Three legendary war heroes who served with the 3rd Infantry Division in three different wars were recognized at Fort Stewart, Georgia, this week for their incredible bravery on the battlefield.
A dedication ceremony on Thursday named three gates to the Army installation after World War I veteran Capt. Jesse Wooldridge, a Distinguished Service Cross recipient, and Medal of Honor recipients Capt. Maurice “Footsie” Britt, who served in World War II, and Cpl. Hiroshi H. “Hershey” Miyamura, who served in the Korean War. All three soldiers served with the 3rd Infantry Division, which is based at Fort Stewart.
“In the future, as you drive in Wooldridge, Britt or Miyamura Gates, take some time to remember these three incredible Dogface Soldiers,” Maj. Gen. Charles Costanza, commander of the 3rd ID, said at the ceremony. “Think about what selfless service is truly all about and what service to our nation means.”
Capt. Wooldridge is remembered for leading a counterattack on German forces that vastly outnumbered him and his troops. Despite having fewer than 200 soldiers in Wooldridge’s Golf Company of the 38th Infantry Regiment, he and his soldiers killed, wounded, or captured more than 1,000 German soldiers. Of the 189 soldiers Wooldridge led in the counterattack, 51 of them returned uninjured; Wooldridge himself was shot in the back and chest, and was wounded in the neck by a bayonet.
He was awarded the Distinguished Service Cross, the Army’s second-highest award for extraordinary heroism in combat.
Years later during World War II, Capt. Britt, who served with Lima Company, 3rd Battalion, 30th Infantry Regiment, received the Silver Star and the Medal of Honor for “extraordinary actions” against the enemy in Mignano, Italy. On the morning of Nov. 10, 1943, then-Lt. Britt led his soldiers in “repelling a bitter counterattack” by about 100 German soldiers, his Medal of Honor citation says. During the fight, Britt’s chest, face, and hands were “covered with grenade wounds,” he was shot in the side, and his canteen and field glasses “were shattered.”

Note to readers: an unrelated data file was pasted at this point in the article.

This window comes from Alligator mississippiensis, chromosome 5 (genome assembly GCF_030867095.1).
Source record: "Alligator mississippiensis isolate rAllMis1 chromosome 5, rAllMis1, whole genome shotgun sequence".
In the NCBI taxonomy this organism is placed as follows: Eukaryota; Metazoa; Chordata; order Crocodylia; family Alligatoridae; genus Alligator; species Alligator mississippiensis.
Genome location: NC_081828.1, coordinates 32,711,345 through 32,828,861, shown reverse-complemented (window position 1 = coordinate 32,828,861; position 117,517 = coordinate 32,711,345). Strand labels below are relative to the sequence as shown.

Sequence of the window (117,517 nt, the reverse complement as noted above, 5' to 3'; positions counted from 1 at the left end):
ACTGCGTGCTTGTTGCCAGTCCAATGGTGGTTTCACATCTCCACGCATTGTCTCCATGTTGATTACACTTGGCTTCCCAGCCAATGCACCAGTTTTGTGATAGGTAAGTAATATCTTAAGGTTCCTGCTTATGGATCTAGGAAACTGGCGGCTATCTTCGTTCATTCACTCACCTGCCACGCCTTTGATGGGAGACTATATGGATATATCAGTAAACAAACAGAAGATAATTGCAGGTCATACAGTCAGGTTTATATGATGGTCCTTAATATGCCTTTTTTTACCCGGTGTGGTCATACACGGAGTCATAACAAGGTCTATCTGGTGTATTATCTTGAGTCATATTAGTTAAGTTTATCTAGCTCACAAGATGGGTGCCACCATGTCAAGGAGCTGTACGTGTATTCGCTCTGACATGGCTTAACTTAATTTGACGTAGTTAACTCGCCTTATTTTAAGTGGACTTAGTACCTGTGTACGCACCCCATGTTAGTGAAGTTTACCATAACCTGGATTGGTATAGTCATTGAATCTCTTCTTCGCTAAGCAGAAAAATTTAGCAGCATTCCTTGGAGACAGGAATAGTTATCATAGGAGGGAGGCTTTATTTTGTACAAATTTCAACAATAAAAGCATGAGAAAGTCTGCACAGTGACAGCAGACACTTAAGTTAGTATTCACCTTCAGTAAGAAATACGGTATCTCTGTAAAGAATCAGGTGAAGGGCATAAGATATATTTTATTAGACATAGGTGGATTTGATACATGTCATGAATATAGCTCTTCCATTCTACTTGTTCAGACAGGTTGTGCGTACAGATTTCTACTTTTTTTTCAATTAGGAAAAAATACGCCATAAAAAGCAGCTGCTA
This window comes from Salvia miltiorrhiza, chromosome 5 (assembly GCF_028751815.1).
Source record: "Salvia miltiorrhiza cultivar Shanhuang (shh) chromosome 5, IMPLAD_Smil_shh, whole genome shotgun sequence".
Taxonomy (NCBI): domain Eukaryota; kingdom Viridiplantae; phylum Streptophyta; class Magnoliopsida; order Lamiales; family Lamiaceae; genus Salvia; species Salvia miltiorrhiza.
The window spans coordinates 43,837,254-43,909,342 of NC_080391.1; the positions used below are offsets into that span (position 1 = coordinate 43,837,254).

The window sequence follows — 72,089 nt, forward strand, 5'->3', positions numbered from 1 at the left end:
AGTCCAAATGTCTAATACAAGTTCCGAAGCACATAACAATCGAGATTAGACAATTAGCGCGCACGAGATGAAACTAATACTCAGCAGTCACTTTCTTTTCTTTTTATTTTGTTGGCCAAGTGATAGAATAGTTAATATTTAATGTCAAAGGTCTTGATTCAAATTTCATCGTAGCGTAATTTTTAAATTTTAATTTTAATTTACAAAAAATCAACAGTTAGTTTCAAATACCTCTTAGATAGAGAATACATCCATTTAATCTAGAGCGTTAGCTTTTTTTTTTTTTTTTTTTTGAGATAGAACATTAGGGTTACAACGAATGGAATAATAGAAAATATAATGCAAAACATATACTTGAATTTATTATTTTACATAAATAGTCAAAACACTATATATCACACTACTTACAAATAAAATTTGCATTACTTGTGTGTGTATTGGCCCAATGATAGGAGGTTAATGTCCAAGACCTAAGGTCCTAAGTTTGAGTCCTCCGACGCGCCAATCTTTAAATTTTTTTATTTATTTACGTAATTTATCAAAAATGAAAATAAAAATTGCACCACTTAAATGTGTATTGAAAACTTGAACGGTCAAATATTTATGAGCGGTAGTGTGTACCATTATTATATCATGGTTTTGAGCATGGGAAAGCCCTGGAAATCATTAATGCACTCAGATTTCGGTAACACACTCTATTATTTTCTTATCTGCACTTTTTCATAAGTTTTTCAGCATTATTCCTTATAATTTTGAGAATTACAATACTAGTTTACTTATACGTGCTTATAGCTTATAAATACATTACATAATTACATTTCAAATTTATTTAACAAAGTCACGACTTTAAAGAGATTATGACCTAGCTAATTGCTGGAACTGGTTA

Despite his wounds, Britt was responsible for killing at least five enemy soldiers and wounding an unknown number, taking out an enemy machine gun crew, and throwing 32 fragmentation grenades. Britt refused to receive medical attention until he was ordered by his battalion commander after the battle, the citation says.
“His bold, aggressive actions, utterly disregarding superior enemy numbers, resulted in capture of four Germans, two of them wounded, and enabled several captured Americans to escape,” the citation reads. “Lt. Britt’s undaunted courage and prowess in arms were largely responsible for repulsing a German counterattack which, if successful, would have isolated his battalion and destroyed his company.”
In addition to the Silver Star and Medal of Honor, Britt was later awarded the Bronze Star, making him one of the few soldiers who have earned all three top combat decorations for valor in one war. Audie Murphy, another famous 3rd Infantry Division soldier, also earned all three valor awards, earning over 20 awards for valor including the Medal of Honor.
Cpl. Miyamura was serving with H Company, 2nd Battalion, 7th Infantry Regiment, 3rd Infantry Division when he received the Medal of Honor for heroic actions on April 24, 1951 in Taejon-Ni, Korea. After the enemy attacked the company’s position that night, Miyamura “unhesitatingly jumped from his shelter” with his bayonet, and fought in close hand-to-hand combat and killed at least 10 enemy soldiers. After the attack, he went back to his soldiers and helped administer first aid and directed their evacuation.
As the enemy launched another assault on American forces, Miyamura “manned his machine gun and delivered withering fire until his ammunition was expended,” according to his Medal of Honor citation. As he ordered his squad to withdraw, he stayed behind to make the machine gun inoperative and proceeded to fight through enemy forces with only his bayonet. He fought his way to another machine gun where he ordered his soldiers to fall back while he covered them. He killed more than 50 enemy soldiers before his ammunition ran out.
“He was fighting ferociously against an overwhelming number of enemy soldiers” when he was last seen, his citation says. He was taken prisoner, and remained a prisoner of war for over two years.
The three gate plaques have descriptions of their name sake’s heroism, ensuring that every soldier who drives through the Wooldridge, Miyamura, or Britt gates will be reminded of the sacrifice of the soldiers who came before them.